The long anticipated revised NPPF proposals were published on 24 July 2018.
NPPF 2 is pro-growth but with caveats. The emphasis is on building attractive and better-designed homes in areas where they are most needed. The "right houses in the right places" is now a familiar mantra, although so is the government's continued (and it appears now enhanced), protection of the green belt.
It also seeks to plug the gaps, ambiguities and inconsistencies in NPPF 1 that were exposed in previous appeal decisions and court challenges. In doing so, there is an expectation that it will speed up plan making, decision taking and the rate of housing delivery. Whether it goes far enough to appease those previous critics of the draft proposals (specifically that they will not solve the housing crisis), does, of course, remain to be seen.
The revised framework seeks greater responsibility and accountability for housing delivery from local councils and developers and so encourages more collaboration between strategic planning authorities, more pro-activity, positivity and creativity from local planning authorities to development proposals, quicker decision making and use of fewer but more focused conditions to encourage timely delivery.
For their part, developers will need to demonstrate a more effective use of land, increased housing densities and in many cases a minimum on-site affordable housing provision of 10% of the total dwellings constructed. Off-site provision in lieu (normally a financial contribution, will now be the exception.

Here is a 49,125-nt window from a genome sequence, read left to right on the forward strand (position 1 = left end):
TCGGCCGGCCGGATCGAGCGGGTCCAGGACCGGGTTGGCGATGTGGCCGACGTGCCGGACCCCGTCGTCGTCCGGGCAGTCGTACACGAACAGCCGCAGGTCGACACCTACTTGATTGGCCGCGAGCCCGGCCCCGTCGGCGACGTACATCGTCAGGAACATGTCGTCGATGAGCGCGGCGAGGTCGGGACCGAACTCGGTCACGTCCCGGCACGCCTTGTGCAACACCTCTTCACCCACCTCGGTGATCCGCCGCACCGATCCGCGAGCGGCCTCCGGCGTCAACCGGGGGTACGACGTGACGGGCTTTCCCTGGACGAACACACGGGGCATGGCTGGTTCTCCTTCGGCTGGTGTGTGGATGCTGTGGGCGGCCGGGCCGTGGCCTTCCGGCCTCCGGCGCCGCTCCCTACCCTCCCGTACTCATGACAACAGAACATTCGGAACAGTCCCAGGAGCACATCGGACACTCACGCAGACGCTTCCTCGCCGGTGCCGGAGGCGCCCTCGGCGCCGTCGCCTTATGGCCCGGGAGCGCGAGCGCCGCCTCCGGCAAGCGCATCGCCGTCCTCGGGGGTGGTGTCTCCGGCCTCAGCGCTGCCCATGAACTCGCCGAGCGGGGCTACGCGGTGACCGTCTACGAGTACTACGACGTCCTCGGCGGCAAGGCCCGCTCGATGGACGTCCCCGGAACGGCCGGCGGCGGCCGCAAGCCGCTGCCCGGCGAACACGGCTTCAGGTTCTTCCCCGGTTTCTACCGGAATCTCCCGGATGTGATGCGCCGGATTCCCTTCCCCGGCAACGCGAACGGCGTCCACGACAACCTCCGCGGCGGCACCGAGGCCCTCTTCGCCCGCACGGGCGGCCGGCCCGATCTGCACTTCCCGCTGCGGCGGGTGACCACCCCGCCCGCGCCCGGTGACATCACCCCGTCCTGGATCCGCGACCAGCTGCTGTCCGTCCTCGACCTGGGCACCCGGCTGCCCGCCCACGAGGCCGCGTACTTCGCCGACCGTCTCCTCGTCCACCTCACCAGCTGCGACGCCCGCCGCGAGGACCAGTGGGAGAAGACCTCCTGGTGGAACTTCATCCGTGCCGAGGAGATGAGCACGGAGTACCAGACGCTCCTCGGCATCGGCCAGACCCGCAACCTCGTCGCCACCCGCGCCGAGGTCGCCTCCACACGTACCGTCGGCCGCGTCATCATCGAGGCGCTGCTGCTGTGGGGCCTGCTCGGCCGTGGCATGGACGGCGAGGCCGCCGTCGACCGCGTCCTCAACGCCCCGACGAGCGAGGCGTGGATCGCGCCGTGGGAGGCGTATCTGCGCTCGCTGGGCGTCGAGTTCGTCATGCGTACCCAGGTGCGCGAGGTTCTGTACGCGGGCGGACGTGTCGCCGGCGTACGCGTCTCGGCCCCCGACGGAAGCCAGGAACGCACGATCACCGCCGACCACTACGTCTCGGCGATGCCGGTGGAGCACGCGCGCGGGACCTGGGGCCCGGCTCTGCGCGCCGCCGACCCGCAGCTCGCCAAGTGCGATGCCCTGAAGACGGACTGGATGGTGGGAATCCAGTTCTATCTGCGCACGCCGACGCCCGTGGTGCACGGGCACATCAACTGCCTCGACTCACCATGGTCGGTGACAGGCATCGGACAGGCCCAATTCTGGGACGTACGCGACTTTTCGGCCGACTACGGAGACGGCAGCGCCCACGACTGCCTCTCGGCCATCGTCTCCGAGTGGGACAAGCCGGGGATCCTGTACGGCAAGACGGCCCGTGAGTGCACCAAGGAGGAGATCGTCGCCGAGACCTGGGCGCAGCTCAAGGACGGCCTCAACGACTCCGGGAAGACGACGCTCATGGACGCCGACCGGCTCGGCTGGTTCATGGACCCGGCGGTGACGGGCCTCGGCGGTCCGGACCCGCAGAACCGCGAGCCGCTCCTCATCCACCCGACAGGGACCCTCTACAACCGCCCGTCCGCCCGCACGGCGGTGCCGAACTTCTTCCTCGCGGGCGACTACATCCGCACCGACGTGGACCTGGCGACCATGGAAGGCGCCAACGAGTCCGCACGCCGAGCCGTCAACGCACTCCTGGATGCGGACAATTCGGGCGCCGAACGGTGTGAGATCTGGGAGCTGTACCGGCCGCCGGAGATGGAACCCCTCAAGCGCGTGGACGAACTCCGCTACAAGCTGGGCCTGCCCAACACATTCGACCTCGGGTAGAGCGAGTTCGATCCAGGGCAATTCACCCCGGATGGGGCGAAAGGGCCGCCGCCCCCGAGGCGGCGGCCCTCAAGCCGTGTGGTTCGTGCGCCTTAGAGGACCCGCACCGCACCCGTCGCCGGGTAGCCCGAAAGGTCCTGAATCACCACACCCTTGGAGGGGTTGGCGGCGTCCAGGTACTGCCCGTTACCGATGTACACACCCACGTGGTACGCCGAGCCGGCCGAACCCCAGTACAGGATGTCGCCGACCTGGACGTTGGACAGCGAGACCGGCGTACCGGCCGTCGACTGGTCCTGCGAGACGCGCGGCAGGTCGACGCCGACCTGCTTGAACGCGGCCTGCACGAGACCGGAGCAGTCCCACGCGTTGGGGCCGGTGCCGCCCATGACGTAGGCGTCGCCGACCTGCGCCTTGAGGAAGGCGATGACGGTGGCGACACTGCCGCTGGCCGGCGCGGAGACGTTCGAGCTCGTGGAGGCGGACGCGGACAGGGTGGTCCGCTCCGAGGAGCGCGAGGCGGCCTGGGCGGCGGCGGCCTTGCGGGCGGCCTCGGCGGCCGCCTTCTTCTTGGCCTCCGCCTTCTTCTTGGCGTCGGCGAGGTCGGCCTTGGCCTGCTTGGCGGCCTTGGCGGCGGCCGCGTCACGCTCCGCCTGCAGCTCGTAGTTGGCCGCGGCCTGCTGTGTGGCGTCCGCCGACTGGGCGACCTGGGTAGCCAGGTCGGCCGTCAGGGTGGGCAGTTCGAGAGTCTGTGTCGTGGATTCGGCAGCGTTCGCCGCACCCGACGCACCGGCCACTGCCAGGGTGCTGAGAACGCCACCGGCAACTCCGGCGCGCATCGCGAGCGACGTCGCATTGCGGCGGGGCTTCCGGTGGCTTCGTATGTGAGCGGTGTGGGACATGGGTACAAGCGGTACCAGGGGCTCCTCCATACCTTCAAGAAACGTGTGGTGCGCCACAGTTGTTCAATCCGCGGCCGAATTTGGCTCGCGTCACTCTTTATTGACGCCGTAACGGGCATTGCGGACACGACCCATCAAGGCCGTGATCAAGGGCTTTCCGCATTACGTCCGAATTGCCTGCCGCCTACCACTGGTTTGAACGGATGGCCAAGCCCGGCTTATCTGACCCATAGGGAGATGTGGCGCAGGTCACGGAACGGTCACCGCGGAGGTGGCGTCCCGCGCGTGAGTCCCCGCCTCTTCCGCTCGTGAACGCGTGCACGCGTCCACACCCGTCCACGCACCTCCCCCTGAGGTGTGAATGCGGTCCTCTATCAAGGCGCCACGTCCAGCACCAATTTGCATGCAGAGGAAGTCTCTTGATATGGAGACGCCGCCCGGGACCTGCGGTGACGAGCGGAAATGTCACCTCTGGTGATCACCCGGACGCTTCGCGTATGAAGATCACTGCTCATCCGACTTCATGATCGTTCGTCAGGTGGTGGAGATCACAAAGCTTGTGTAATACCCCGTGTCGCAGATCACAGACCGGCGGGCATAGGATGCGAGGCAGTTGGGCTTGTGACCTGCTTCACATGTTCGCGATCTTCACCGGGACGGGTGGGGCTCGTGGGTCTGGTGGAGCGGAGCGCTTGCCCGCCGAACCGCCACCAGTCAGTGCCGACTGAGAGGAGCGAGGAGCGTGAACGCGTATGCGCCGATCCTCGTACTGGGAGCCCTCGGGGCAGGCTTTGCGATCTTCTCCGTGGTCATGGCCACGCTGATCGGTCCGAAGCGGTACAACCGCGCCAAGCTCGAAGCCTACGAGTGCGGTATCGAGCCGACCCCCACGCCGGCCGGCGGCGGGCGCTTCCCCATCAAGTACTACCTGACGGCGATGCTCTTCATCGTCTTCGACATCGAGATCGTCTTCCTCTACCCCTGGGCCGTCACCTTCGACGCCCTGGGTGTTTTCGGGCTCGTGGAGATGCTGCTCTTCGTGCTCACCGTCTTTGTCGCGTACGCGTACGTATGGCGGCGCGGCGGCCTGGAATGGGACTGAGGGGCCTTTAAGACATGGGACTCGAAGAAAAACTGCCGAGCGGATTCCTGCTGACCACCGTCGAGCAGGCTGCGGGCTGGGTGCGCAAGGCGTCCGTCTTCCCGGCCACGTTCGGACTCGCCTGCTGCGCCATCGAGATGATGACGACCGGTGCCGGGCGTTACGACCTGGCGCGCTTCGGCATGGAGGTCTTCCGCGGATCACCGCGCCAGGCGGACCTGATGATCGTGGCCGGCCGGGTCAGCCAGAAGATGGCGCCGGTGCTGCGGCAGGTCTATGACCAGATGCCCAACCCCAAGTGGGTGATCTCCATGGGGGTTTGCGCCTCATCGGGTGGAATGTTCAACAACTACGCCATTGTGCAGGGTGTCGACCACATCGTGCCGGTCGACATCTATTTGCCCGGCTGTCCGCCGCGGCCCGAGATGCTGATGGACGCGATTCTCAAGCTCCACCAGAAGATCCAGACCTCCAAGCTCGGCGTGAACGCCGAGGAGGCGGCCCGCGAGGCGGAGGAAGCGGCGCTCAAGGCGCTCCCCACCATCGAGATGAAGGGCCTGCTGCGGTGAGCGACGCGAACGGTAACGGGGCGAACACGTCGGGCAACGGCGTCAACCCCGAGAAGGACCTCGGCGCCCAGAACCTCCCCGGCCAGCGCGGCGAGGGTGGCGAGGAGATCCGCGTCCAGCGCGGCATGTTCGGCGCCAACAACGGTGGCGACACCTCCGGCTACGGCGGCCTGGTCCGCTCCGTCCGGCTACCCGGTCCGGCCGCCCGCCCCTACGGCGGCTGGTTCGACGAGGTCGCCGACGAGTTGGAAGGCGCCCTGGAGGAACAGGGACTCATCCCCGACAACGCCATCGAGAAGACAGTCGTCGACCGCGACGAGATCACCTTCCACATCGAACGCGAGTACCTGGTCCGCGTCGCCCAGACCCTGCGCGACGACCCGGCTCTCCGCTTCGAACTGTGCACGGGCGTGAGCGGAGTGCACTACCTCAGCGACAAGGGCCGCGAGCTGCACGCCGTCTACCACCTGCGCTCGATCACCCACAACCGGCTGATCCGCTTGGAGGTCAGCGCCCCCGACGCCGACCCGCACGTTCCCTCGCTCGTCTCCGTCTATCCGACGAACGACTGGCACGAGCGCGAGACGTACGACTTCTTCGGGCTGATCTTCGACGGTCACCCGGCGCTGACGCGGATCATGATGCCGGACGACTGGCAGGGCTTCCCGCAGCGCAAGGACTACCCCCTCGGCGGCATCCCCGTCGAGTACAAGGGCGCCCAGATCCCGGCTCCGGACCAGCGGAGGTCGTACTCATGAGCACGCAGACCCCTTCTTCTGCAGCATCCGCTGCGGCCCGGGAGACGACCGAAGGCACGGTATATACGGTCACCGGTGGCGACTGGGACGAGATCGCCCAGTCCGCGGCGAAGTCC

To circumvent delays resulting from viability arguments, there is also an assumption of viability where up-to-date policies have set out the contributions expected from development. It will be up to the applicant to demonstrate whether particular circumstances justify the need for a viability assessment at the application stage. However, that all viability assessment will have to reflect the recommended approach in national planning guidance, including standardised inputs, and will now be made publicly available.
The old paragraph 14 presumption in favour of sustainable development is now replaced with a new and revised paragraph 11 presumption which includes reference to a new "housing delivery test. This will cause concern to local planning authorities that have underperformed on housing delivery as it places greater responsibility on them to deliver target housing numbers and includes sanctions for failing to meet housebuilding targets in local plans. This will effectively render its adopted local plan policies as out-of-date", triggering the paragraph 11 presumption in favour of development. The new housing delivery test will apply from an appointed date in November 2018 and transitional provisions will apply on a sliding scale from that date.
In unveiling the new framework, Secretary of State for Housing, Communities & Local Government, and James Brokenshire MP said:
"Fundamental to building the homes our country needs is ensuring that our planning system is fit for the future.
This revised planning framework sets out our vision of a planning system that delivers the homes we need. I am clear that quantity must never compromise the quality of what is built, and this is reflected in the new rules".
Our planning team is reviewing the government's proposals in more detail and will upload a series of briefing notes on specific areas covered in NPPF 2 to the Shoosmiths website this week.
This document is for informational purposes only and does not constitute legal advice. It is recommended that specific professional advice is sought before acting on any of the information given.